At the end of last year I was asked by a technology publication for my 2015 predictions. My first was that consumer wearables would fail to gain traction despite there being a slew of new hardware. Barely a couple of weeks into the year and Google announced the demise (sort of) of Glass. CES was awash with wearables that failed to capture the imagination. The hope now is that the Apple Watch, which will certainly sell by the bucket load initially, will move the market on. But what will people really want from wearables and who is best placed to provide it?
A little bang for a lot of buck
The initial wave of wearables were use case specific, mainly related to exercise such as Fitbit. This made perfect sense. They served a particular market and did not ask the customer to replace anything that they already had. They were a price that someone wanting/needing that functionality was prepared to pay and their competition was another device doing the same thing, not established brands. That concept has now evolved into something far more complex and is supposedly for everyone.
The challenge for many of these new wearables is that they ask consumers to spend a significant amount of money on something that doesn’t really do that much. The obsession with health related apps (that even Apple seems to be jumping on) may be great for hypochondriacs but do most people really want to constantly know their current heart rate? Calorie intake? Number of steps they have walked? I very much doubt it.
Aside from health apps much of the functionality simply links to the mobile phone. As many people who have tried wearables will tell you they simply gave up wearing them after a few weeks. This is essentially because most features led them to take out their phone which they did regularly anyway. The wearable was just an additional unnecessary step.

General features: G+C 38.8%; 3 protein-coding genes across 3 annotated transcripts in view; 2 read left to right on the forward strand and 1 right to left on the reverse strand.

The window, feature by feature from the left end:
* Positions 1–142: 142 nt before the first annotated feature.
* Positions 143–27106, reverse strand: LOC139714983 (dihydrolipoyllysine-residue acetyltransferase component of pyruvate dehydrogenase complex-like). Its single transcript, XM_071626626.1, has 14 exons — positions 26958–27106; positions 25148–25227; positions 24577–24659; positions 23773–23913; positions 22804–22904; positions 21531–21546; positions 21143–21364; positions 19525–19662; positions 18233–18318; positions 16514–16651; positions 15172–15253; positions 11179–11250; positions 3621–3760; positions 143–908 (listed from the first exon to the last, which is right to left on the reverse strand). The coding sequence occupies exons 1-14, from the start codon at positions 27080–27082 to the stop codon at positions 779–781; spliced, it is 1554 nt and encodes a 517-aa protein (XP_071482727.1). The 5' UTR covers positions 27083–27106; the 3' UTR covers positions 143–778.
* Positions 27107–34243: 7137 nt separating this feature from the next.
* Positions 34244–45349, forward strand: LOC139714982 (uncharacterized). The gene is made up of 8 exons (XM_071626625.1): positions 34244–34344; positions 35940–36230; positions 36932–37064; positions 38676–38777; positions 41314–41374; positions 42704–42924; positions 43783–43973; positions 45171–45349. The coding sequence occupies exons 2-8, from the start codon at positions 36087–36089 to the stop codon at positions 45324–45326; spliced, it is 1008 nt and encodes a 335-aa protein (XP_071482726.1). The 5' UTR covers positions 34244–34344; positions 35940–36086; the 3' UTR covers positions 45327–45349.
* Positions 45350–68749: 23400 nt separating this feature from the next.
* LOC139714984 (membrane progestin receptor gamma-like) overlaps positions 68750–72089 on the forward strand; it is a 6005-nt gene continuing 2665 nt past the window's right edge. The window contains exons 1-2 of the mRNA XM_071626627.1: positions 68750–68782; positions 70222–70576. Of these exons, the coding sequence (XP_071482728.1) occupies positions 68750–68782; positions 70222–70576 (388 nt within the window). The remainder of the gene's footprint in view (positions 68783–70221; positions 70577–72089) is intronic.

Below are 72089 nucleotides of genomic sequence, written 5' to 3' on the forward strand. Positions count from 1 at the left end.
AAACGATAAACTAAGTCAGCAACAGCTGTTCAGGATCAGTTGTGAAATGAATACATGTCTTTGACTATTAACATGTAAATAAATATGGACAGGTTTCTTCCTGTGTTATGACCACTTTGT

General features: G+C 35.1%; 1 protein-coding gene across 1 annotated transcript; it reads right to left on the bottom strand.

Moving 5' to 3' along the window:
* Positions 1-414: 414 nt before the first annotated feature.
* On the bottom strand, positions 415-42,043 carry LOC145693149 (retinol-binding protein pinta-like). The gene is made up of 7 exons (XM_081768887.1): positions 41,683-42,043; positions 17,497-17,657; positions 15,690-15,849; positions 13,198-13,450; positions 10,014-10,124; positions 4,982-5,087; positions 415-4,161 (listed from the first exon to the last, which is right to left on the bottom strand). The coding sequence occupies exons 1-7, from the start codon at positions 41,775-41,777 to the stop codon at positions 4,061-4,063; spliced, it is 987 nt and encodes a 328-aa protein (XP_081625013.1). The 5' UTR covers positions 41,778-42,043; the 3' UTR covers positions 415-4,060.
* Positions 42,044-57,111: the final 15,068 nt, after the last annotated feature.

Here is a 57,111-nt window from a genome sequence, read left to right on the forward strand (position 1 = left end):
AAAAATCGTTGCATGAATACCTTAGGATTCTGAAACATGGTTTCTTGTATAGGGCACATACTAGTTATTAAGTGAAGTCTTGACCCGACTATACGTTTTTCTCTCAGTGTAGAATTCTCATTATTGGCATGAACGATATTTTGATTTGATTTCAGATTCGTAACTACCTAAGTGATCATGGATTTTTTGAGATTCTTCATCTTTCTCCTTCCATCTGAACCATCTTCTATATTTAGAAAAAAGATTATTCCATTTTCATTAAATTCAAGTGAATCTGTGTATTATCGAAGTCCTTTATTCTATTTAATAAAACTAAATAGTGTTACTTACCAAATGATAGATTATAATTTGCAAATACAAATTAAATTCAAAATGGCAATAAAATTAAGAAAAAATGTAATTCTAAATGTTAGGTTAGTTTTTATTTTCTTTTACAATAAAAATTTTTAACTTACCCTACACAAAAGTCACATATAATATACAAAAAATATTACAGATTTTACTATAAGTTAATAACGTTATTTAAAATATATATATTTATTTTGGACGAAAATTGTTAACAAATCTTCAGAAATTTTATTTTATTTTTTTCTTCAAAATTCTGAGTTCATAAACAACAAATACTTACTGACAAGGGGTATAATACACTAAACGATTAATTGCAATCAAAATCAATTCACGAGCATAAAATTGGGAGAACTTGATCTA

Then there is the problem of battery life. The Apple Watch will last 18 hours at best which will likely mean that it won’t actually last the working day. By early evening your watch may not even be able to tell you the time. Apple make a big deal of their mobile payment capability but what good is this if I can’t pay for my journey home because the battery has died?
Where technology and fashion collide
A further challenge is that they look like technology attached to your body. As Glass demonstrated this is not an experience that most people want. Glasses and watches are fundamentally fashion items, not pieces of technology. People buy them because they either covet the brand or just want something to go with an outfit or reflect their personality. Google is not a covetable fashion brand and having a mini computer stuck to your face did not say anything good about your personality.
People say that this is where Apple will succeed. The Apple Watch is more attractive than what has gone before and Apple is a highly coveted brand. The problem is that the Apple Watch may be more beautiful than its smartwatch competitors but that’s not its true competition. The real competitors will be a diverse group of existing brands: At the high end TAG, Omega or Rolex; or at the lower end of the market brands like Swatch or low cost jewellery stores. At the same time Huawei and LG have acknowledged the aesthetic issue and launched watches that actually look like the watches that people buy. Perhaps even making those devices more appealing than Apple’s from that perspective.
Simply put fashion is a different market to technology with different buying criteria. For example, customers often buy a number of watches that can be worn for a while and then discarded for something new as fashions and moods change. This is not something that you can do when the watch costs hundreds of dollars. Yes, the Apple Watch allows you to change the strap but so does Swatch, and they are much (much) cheaper.